Charlesworth, T. E. S., Hudson, S. T. J., Cogsdill, E. J., Spelke, E. S., & Banaji, M. R. (2019). Children use targets’ facial appearance to guide and predict social behavior. Developmental Psychology, 55(7), 1400–1413.

Colombatto, C., Uddenberg, S., & Scholl, B. J. (2021). The efficiency of demography in face perception. Attention, Perception, & Psychophysics, 83(8), 3104–3117.

Gerig, T., Morel-Forster, A., Blumer, C., Egger, B., Luthi, M., Schönborn, S., & Vetter, T. (2018, May). Morphable face models-an open framework. In 2018 13th IEEE International Conference on Automatic Face & Gesture Recognition (FG 2018) (pp. 75-82). IEEE.

Henss, R. (1991). Perceiving age and attractiveness in facial photographs. Journal of Applied Social Psychology, 21(11), 933–946.

Karras, T., Laine, S., Aittala, M., Hellsten, J., Lehtinen, J., & Aila, T. (2020). Analyzing and improving the image quality of StyleGAN. In Proceedings of the IEEE/CVF Conference on Computer Vision and Pattern Recognition (CVPR) (pp. 8107–8116).

Ma, D. S., Correll, J., & Wittenbrink, B. (2015). The Chicago face database: A free stimulus set of faces and norming data. Behavior Research Methods, 47(4), 1122–1135.

Montepare, J. M., & Zebrowitz, L. A. (1998). Person perception comes of age: The salience and significance of age in social judgments. In M. P. Zanna (Ed.), Advances in Experimental Social Psychology (Vol. 30, pp. 93–161). Academic Press.

Oosterhof, N. N., & Todorov, A. (2008). The functional basis of face evaluation. Proceedings of the National Academy of Sciences, 105(32), 11087–11092.

Peterson, J. C., Uddenberg, S., Griffiths, T. L., Todorov, A., & Suchow, J. W. (2022). Deep models of superficial face judgments. Proceedings of the National Academy of Sciences, 119(17), e2115228119.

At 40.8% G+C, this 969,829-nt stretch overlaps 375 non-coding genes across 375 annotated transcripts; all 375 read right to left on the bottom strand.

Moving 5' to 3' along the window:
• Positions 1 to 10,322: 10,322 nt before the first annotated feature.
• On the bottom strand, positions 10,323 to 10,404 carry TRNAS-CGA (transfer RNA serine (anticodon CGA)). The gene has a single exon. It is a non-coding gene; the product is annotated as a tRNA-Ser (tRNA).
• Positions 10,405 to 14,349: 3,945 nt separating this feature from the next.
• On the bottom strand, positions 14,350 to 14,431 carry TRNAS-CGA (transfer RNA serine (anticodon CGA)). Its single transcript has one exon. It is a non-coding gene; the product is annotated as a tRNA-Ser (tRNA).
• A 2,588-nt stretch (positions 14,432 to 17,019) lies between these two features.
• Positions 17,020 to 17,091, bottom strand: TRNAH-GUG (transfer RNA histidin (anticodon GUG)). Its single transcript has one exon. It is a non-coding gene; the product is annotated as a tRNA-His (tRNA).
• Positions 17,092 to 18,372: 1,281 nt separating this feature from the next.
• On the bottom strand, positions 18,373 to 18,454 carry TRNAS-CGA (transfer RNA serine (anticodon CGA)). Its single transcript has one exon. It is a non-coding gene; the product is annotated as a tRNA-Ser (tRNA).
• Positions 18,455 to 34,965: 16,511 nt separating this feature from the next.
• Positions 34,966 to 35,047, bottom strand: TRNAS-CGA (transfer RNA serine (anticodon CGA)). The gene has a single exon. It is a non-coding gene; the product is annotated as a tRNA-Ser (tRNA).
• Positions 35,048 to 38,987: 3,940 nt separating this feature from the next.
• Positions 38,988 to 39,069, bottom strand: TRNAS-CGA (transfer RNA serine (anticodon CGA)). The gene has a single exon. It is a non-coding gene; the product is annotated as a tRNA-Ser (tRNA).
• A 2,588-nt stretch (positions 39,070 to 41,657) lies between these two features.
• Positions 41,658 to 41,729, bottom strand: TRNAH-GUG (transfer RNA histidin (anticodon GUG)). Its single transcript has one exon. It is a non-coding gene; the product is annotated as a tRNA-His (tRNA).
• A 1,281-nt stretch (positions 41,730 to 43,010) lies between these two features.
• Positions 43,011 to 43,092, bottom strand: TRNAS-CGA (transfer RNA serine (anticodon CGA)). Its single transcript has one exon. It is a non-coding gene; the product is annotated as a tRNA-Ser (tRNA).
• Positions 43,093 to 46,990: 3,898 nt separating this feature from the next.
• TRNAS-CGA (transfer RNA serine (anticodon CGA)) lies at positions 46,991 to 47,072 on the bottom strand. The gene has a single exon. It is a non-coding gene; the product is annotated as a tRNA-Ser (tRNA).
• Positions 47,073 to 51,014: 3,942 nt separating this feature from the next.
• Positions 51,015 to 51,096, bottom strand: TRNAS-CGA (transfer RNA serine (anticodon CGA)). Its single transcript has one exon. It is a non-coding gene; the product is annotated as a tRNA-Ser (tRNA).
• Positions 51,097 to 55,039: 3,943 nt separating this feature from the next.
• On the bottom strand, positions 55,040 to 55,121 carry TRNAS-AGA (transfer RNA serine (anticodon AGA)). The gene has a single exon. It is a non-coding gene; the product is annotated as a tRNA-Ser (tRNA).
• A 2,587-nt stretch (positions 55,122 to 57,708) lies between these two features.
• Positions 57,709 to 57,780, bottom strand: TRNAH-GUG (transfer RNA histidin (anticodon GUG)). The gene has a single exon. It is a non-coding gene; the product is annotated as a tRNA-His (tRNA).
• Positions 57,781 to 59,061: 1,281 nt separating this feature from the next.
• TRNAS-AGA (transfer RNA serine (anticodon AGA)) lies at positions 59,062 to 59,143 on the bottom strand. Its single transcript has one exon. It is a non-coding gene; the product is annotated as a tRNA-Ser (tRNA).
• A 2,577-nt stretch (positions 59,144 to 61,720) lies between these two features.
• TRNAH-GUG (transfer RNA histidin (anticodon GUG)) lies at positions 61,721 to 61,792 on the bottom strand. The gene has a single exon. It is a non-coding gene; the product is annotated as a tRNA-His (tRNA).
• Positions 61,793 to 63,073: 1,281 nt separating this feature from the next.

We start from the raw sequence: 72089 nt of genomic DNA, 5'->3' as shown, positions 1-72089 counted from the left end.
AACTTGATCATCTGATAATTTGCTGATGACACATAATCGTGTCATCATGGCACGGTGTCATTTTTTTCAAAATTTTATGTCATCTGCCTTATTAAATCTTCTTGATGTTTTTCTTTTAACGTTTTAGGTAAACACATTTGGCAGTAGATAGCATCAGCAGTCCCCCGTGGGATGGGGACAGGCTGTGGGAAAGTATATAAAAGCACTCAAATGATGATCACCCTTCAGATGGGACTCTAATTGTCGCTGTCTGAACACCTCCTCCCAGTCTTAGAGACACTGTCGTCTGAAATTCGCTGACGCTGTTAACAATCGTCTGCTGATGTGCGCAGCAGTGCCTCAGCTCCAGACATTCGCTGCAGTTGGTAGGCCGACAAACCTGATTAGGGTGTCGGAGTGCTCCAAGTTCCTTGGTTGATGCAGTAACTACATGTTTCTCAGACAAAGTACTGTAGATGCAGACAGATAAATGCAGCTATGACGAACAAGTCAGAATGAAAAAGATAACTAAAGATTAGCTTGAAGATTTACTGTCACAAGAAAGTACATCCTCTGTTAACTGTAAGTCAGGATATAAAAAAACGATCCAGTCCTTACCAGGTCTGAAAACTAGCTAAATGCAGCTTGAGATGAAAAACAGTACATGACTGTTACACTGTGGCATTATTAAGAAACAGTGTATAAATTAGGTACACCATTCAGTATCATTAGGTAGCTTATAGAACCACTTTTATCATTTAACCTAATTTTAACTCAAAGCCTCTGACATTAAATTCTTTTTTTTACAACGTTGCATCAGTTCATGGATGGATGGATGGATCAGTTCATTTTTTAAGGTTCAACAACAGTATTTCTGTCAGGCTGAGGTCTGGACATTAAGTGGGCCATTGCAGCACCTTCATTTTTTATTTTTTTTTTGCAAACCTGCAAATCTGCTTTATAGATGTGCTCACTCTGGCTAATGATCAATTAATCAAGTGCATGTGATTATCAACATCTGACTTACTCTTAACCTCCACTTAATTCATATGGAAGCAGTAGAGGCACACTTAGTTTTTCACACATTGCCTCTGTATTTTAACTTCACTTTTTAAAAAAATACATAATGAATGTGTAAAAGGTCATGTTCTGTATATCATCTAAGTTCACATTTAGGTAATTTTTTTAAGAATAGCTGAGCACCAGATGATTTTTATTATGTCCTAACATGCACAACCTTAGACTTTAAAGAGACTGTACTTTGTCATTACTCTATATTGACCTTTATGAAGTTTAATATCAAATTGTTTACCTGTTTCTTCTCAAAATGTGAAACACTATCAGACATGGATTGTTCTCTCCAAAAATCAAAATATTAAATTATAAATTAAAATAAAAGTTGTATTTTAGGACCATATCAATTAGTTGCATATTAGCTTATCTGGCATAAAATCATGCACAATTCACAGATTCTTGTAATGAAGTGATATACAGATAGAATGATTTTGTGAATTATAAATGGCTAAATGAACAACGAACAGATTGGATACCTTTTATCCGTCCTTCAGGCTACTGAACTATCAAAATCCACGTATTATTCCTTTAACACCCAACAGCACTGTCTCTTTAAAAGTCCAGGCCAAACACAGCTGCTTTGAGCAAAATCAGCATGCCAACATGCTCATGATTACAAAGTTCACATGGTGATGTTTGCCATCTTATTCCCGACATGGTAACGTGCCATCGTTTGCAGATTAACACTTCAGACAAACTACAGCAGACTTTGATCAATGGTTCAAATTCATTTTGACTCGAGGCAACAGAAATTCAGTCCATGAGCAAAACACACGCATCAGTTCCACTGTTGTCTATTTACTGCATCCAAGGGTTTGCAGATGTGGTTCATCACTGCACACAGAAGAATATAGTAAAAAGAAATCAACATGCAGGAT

Sutherland, C. A. M., Rhodes, G., & Young, A. W. (2017). Facial image manipulation: A tool for investigating social perception. Social Psychological and Personality Science, 8(5), 538–551.

Todorov, A. (2017). Face value: The irresistible influence of first impressions. Princeton University Press.

Todorov, A., Pakrashi, M., & Oosterhof, N. N. (2009). Evaluating faces on trustworthiness after minimal time exposure. Social Cognition, 27(6), 813–833.

Uddenberg, S., & Scholl, B. J. (2018). Teleface: Serial reproduction of faces reveals a whiteward bias in race memory. Journal of Experimental Psychology: General, 147(10), 1466–1487.

Uddenberg, S., Thompson, B., Vlasceanu, M., Griffiths, T. L., & Todorov, A. (2023). Iterated learning reveals stereotypes of facial trustworthiness that propagate in the absence of evidence. Cognition, 237, 105452.


This notebook was authored by Stefan Uddenberg. Code for the API and/or models was contributed by Stefan Uddenberg, Rachit Shah, and Daniel Albohn. Special thanks to Joshua Peterson and Jordan Suchow for their pioneering work on the first version of the underlying face modeling code, circa 2021, and to NVIDIA for releasing the open source models and datasets used to underpin our current work.